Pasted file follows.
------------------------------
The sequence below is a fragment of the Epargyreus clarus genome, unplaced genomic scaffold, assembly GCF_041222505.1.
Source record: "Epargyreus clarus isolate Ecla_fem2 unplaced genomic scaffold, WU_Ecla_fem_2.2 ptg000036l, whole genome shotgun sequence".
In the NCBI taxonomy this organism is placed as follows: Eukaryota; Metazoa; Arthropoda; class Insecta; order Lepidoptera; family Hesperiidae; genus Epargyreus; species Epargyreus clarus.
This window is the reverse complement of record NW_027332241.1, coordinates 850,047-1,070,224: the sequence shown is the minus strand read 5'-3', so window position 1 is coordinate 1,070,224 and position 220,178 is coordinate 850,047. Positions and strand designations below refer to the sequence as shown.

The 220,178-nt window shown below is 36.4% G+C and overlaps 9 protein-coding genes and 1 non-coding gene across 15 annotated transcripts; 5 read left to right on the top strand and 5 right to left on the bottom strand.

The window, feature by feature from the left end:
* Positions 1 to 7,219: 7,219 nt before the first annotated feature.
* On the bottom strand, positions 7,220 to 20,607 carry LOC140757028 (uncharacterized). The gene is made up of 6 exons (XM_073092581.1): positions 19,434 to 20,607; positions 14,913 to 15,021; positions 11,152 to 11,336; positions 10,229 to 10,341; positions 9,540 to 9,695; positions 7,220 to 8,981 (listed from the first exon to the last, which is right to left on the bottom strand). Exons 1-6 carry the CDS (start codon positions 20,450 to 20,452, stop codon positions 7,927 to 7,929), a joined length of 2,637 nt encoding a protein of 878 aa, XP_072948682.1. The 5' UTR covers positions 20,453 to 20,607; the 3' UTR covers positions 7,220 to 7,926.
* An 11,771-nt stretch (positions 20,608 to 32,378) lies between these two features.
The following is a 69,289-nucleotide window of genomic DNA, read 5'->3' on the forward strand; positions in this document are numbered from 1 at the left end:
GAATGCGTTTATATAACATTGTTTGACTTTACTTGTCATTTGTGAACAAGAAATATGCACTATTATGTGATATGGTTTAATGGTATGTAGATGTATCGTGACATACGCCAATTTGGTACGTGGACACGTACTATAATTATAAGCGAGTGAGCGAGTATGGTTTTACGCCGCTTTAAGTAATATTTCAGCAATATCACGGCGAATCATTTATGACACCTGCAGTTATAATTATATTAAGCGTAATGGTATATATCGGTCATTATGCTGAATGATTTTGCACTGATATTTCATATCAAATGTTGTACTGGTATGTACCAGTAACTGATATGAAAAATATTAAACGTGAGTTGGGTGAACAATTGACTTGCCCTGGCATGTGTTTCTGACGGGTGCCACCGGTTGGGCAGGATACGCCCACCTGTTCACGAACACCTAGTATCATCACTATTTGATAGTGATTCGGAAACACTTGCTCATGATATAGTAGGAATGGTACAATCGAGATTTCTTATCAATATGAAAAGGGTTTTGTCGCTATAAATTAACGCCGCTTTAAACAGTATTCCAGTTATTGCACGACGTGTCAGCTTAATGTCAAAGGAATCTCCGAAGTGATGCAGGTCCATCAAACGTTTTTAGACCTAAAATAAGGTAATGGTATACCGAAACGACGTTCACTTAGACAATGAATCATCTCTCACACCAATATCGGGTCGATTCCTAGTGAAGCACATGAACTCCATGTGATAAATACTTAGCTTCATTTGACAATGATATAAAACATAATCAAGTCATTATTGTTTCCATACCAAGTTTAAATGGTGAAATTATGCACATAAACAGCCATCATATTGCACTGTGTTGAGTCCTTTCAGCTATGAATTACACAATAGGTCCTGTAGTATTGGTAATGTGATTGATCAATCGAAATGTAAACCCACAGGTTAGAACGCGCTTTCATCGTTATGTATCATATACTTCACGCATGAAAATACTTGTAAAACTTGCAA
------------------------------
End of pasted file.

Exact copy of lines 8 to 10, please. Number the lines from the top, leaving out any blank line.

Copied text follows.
* On the bottom strand, positions 7,220 to 20,607 carry LOC140757028 (uncharacterized). The gene is made up of 6 exons (XM_073092581.1): positions 19,434 to 20,607; positions 14,913 to 15,021; positions 11,152 to 11,336; positions 10,229 to 10,341; positions 9,540 to 9,695; positions 7,220 to 8,981 (listed from the first exon to the last, which is right to left on the bottom strand). Exons 1-6 carry the CDS (start codon positions 20,450 to 20,452, stop codon positions 7,927 to 7,929), a joined length of 2,637 nt encoding a protein of 878 aa, XP_072948682.1. The 5' UTR covers positions 20,453 to 20,607; the 3' UTR covers positions 7,220 to 7,926.
* An 11,771-nt stretch (positions 20,608 to 32,378) lies between these two features.
The following is a 69,289-nucleotide window of genomic DNA, read 5'->3' on the forward strand; positions in this document are numbered from 1 at the left end: